Legislators finally reached an agreement on a $52 billion two-year budget on June 30th
Legislators finally reached an agreement on a $52 billion two-year budget on June 30th, the day before a government shutdown would start. They adjourned soon after. Below is an update on issues of importance to small business.
Minnesota Finally Passes PPP Loan Forgiveness!
On the last day before a state government shutdown would occur, June 30th, the House and the Senate finally acted on important PPP loan conformity legislation. Governor Walz signed it into law. NFIB strongly supported this legislation and co-led the coalition that was successful in passing it. The bill fully conforms to the federal law for PPP loan forgiveness and deductibility. It also included other forgiveness for EIDL loans and SBA grants.
Small Business Property Tax Cut
The bill also contains an important small business property tax cut that will be especially helpful for small businesses with lower taxable market values. The legislation increases the exemption for the state general property tax from the first $100,000 in value to $150,000, and businesses with a market value of $150,000 or less will not pay the state general. The state general tax accounts for 20 to 30% of your property taxes.
Walz’s Emergency Authority Ends July 1st
In a surprise move, after receiving a lot of pressure from the legislature, Governor Walz agreed to end his coronavirus peacetime emergency authority July 1st. The Governor had planned on ending the authority on August 1st, but was under a lot of pressure from legislative Republicans. Even the Democrat-controlled House voted to end his authority. As it turned out, the Governor made this announcement just prior to the House vote. The Senate again quickly approved ending the authority. This puts an end to an extraordinary period in Minnesota history where the Governor had undue powers to mandate state regulations regarding all pandemic-related efforts.
Critical Reinsurance Program Retained
Despite efforts by Governor Walz and the House DFL caucus to end this critical and successful program, NFIB was successful in helping retain the program for one more year. Proponents wanted to end the program one year early and apply the budgeted money to other spending. They planned on having individuals who have benefited from this program in the state’s individual health insurance market utilize the federal tax credits that are available temporarily through 2022. It is estimated that close to 50,000 Minnesotans may not be able to benefit from these tax credits and insurers estimate this would cause a large 25% across-the-board increase for everyone in this market. Fortunately, the Senate majority Republican caucus stood strong and insisted on funding for this program through 2022. The legislation also authorizes another federal waiver to be requested to continue the program.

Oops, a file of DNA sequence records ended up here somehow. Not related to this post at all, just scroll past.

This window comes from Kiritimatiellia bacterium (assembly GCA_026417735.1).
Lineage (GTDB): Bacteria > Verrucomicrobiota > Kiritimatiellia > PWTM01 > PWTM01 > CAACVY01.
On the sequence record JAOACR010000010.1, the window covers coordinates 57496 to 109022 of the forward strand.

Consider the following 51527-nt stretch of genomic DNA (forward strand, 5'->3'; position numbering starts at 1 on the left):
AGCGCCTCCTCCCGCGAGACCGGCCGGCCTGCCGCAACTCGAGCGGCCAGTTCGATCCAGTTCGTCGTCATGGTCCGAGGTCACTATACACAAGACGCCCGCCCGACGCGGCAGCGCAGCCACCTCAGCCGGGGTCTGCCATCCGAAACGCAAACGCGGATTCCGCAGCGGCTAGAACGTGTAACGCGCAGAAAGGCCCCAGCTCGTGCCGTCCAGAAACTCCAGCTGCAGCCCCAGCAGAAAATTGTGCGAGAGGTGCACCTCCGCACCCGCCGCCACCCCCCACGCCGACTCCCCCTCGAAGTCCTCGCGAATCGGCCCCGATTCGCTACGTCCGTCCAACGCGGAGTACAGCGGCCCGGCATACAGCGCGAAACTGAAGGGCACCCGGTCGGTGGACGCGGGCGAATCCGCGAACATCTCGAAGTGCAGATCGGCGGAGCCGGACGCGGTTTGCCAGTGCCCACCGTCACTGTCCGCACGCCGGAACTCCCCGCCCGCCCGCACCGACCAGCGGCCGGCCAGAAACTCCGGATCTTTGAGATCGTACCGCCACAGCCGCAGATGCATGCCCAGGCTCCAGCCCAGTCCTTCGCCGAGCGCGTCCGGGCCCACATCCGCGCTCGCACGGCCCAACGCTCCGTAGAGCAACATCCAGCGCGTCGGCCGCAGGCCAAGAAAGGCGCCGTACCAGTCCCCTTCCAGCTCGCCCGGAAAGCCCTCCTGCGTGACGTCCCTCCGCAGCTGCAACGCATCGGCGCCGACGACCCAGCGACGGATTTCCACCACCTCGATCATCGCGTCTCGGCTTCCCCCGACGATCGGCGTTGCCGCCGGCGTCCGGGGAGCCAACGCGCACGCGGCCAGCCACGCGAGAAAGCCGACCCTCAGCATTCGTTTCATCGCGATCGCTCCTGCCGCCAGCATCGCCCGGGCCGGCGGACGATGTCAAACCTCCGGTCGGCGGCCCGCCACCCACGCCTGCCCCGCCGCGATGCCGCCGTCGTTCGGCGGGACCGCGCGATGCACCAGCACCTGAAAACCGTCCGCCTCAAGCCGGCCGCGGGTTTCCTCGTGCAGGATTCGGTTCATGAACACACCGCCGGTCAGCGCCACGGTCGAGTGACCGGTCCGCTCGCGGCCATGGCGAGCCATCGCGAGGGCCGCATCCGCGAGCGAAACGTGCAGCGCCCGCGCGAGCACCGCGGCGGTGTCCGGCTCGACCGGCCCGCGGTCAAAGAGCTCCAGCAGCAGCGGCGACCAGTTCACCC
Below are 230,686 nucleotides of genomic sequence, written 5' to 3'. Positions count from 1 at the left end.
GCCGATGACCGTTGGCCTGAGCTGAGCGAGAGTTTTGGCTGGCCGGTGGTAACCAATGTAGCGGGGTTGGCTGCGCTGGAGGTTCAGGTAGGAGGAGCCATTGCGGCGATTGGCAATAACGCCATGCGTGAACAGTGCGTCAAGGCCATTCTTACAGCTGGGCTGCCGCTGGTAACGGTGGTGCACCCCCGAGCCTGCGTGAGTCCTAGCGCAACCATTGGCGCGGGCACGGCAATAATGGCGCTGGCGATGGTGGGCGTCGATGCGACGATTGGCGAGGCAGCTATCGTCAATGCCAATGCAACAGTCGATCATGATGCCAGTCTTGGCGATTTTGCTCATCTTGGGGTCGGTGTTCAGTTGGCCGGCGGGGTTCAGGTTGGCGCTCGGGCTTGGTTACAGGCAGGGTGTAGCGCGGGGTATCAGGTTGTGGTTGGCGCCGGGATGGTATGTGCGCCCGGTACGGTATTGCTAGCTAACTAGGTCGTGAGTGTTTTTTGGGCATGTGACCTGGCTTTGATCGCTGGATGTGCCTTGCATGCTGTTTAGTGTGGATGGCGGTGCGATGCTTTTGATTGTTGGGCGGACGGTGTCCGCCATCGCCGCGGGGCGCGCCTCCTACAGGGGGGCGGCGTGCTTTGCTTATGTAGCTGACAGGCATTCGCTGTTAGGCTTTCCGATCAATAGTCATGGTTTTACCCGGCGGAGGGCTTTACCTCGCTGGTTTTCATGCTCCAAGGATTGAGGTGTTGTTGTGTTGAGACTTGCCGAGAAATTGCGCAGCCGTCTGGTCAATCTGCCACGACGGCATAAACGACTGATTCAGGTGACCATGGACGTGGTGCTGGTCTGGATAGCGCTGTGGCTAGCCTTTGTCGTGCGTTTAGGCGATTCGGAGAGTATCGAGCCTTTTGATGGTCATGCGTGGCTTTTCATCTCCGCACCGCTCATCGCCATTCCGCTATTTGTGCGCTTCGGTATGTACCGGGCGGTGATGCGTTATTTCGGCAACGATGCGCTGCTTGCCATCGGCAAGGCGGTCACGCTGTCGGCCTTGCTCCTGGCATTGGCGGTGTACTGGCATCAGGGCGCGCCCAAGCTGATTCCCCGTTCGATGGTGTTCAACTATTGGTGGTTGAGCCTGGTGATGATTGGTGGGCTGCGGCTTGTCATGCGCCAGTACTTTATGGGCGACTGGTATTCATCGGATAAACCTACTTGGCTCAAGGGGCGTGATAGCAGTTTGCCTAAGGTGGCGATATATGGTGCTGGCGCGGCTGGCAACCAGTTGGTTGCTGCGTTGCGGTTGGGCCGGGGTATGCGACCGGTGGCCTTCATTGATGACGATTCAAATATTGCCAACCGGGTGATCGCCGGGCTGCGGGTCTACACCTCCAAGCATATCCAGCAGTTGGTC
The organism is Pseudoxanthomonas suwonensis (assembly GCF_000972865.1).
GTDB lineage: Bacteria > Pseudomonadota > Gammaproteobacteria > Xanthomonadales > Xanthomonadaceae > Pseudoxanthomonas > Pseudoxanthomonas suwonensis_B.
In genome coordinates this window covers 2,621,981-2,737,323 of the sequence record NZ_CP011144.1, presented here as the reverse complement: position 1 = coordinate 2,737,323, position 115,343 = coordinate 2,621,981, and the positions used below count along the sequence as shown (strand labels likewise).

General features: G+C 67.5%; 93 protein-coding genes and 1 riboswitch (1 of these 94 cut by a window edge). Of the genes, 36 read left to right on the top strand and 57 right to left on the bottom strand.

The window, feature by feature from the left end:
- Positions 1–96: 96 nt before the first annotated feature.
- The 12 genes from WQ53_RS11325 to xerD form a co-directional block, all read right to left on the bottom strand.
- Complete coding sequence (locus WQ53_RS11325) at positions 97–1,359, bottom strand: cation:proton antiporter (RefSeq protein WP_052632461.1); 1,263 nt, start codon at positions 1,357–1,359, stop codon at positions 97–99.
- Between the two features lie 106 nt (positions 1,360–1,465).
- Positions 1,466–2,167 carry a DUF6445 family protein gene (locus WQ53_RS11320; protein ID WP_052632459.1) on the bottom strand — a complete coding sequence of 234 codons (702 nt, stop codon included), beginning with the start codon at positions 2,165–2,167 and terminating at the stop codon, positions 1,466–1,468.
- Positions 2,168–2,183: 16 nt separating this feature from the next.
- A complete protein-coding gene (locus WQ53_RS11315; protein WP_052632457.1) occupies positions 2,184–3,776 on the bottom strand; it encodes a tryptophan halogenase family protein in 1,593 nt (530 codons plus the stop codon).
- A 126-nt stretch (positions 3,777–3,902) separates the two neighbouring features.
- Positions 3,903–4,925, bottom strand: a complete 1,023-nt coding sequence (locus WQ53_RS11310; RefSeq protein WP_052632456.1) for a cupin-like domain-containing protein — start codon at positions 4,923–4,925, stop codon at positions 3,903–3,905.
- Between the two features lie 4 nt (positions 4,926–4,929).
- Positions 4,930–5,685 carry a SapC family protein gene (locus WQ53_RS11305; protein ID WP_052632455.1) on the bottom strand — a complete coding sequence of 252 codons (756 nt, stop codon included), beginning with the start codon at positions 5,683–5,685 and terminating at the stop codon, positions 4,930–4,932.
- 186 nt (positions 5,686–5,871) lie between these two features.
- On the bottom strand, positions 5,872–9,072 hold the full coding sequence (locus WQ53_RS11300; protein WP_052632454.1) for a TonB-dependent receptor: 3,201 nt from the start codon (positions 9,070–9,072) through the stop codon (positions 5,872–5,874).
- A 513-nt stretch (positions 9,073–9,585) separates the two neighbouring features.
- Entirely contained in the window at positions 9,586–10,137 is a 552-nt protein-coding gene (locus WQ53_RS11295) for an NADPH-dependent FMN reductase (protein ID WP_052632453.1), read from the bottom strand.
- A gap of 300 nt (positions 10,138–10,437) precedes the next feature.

NFIB strongly supported retaining this successful program that not only stabilized the Minnesota individual insurance market during the 2017 crisis, but also reduced premiums by about 20% on average. Fortunately, the program will be retained through 2022.
COVID Liability Protection Bill Stalls
The COVID liability protection bill for business strongly supported by NFIB was a bill that did not advance due to Minnesota’s divided government. The Senate developed a very favorable bill with input from NFIB and others and did pass it to the floor, but the leadership could not find a viable path for passing it in the House due to strong opposition. The bill was authored by our good friend, Senator Warren Limmer (Maple Grove), who chairs the Judiciary Committee. When the bill was heard in committee, NFIB member Mike Flynn, who owns Amish Market in Saint Charles, along with NFIB State Director in Minnestoa, Mike Hickey, testified for the bill, citing the need to protect small businesses from meritless COVID related lawsuits.
Several bills proposed by the Democrat House majority and supported by the Walz administration fortunately never crossed the finish line, thanks to strong opposition by the Republican-controlled Senate during the 2021 session. NFIB strongly opposed or raised concerns about the following:
- A new sky-high 11.15% top income tax rate for joint filers earning more than $1 million and single filers earning over $500,000. This would have given Minnesota the second highest rate in the country behind California.
- A billion-dollar paid family leave program that would have imposed a new tax on every employer and employee in the state to finance it.
- A mandated paid sick leave requirement with no exemption for even the smallest businesses.
- Stringent new pregnancy accommodations that repealed Minnesota’s small business exemption of 20 or less that could have required employers in some cases to hire replacement workers while the pregnant employee remains at work.
- Legislation prohibiting employers from asking an applicant about their current or past salary.
- Unfortunately, a bad provision allowing high school workers to collect unemployment insurance benefits did pass and it goes into effect on July 3rd of 2022. NFIB opposed this provision.